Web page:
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In an earlier post I commented on President Obama’s success in bulldozing the Federal Communications Commission (FCC) into regulating the Internet as a public utility. GOP legislators have since vowed to look into the matter; among other things they’ve asked the FCC to turn over all correspondence with the White House, to learn whether there has been any “illegal coordination” between the President’s flacks and the “independent” FCC. This strikes me as a rather pathetic response and an unhelpful distraction.

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Safe Harbor Originalism

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Originalism’s success has resulted in a rapidly expanding body of scholarship by a richly diverse group of constitutional theorists, many of whom “tweak” the method in order to bring it within their preferred normative theory. This is the cost of success—everyone wants to play.

There are many ways to be an “originalist.” However, not all ways are originalist, and even those that are arguably originalist will not be equally accepted by practitioners of the method. If originalism is to maintain a degree of coherence as an interpretive option, its advocates are now pressed to define it, and to do so in a manner that distinguishes the method from its rivals while still leaving room for healthy exploration, disagreement, and development.

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The Battle for Open Skies

An article in the New York Times this week described how domestic airlines are conspiring with their unions to weaken open skies agreements. These agreements permit American and foreign carriers access to one another’s markets on a reciprocal basis. They empower airlines to decide where and how often to fly internationally, based on market conditions, not national quotas or other irrelevant considerations. The result are good for airline passengers. Fares become lower, and more international flights go from more cities in the United States to more cities abroad.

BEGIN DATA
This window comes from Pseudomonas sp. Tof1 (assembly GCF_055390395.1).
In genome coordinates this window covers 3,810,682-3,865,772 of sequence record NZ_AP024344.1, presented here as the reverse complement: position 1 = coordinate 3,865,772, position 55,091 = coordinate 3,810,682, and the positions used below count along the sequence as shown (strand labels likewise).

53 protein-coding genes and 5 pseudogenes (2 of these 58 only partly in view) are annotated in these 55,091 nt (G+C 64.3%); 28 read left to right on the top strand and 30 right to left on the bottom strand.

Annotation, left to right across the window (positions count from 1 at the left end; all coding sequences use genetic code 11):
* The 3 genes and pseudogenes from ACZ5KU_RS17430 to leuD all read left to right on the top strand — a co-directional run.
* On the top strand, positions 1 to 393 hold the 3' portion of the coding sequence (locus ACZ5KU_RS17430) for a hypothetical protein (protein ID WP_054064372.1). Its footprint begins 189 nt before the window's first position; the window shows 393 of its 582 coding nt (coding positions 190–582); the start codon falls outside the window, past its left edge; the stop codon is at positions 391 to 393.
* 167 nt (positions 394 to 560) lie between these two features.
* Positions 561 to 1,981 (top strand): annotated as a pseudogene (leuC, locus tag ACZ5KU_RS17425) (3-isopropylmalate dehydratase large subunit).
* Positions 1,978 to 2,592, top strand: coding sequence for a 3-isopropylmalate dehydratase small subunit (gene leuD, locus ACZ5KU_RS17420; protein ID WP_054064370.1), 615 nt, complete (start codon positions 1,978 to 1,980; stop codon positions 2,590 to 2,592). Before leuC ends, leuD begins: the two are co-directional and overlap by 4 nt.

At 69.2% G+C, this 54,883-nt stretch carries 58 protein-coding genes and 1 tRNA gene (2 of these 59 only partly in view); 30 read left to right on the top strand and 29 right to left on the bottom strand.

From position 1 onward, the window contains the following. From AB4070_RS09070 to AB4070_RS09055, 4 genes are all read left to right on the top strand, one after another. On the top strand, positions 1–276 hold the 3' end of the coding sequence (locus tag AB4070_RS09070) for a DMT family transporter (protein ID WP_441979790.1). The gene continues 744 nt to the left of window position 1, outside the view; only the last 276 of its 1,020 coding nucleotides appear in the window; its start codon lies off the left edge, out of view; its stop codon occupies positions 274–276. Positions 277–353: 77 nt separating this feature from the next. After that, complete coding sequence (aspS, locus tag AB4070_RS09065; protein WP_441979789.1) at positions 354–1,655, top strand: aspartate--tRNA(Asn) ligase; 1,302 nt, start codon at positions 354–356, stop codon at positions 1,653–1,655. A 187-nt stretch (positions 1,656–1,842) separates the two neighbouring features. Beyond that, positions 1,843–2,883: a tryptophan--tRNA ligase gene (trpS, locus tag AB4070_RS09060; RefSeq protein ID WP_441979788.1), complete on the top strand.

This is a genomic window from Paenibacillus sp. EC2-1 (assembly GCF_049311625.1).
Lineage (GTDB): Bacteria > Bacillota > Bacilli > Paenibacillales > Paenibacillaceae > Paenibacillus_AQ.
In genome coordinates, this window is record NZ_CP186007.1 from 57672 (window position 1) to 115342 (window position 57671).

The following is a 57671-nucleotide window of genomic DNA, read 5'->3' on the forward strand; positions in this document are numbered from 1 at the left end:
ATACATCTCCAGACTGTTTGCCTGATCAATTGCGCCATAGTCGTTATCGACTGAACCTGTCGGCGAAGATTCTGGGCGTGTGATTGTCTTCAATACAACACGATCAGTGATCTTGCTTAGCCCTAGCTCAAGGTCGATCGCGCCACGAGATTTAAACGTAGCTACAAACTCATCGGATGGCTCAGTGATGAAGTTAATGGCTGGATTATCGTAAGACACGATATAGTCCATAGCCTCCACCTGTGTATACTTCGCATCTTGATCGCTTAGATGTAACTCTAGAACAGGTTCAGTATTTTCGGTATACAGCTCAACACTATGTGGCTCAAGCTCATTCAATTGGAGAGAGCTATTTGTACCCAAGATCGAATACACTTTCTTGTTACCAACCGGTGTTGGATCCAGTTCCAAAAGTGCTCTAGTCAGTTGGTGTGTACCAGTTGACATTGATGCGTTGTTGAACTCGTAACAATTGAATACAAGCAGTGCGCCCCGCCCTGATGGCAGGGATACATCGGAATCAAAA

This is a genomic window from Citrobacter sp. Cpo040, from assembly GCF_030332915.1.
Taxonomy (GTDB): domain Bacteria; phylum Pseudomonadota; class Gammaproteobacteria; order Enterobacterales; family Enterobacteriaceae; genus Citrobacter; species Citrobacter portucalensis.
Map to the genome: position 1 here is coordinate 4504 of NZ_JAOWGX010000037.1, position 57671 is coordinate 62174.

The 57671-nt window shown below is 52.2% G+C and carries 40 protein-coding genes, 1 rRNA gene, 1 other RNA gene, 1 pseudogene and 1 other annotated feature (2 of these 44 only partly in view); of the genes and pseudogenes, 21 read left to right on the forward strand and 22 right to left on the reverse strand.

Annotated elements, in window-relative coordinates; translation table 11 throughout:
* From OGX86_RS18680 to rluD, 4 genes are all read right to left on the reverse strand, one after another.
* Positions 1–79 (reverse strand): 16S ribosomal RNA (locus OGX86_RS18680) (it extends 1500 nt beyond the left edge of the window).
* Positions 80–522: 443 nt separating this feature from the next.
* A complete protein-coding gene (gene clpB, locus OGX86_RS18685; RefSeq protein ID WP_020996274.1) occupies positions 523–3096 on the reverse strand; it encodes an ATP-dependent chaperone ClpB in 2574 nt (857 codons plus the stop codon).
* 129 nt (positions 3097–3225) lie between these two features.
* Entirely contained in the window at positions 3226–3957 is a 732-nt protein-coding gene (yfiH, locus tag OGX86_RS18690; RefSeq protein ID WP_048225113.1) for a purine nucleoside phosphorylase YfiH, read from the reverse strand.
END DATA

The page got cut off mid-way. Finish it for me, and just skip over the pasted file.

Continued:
The most troubling aspect of the article was that the Secretary of Commerce, Penny Pritzker, and the Secretary of Commerce, Anthony Foxx, were entertaining the American airlines’ and unions’ request for restrictions on the entry of new foreign airlines into the American market. Their complaint is that deep pocketed airlines from the Middle Eastern countries, like the United Arab Emirates, were engaging in “unfair” competition and thus their flight plans needed to be blocked.

These Secretaries should have directed the airlines and their unions to take their complaints to the Justice Department, because competition laws are the best way to assess whether the foreign airlines are acting anti-competitively.

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Even in Prison, One Can be Free

Kayla Mueller's family has released the following letter that Kayla wrote to them while she was imprisoned by Islamic State terrorists: Everyone, If you are receiving this letter it means I am still detained but my cell mates (starting from 11/2/2014) have been released. I have asked them to contact you + send you this letter. It's hard to know what to say. Please know that I am in a safe location, completely unharmed + healthy (put on weight in fact); I have been treated w/ the utmost respect + kindness. I wanted to write you all a well thought out letter (but…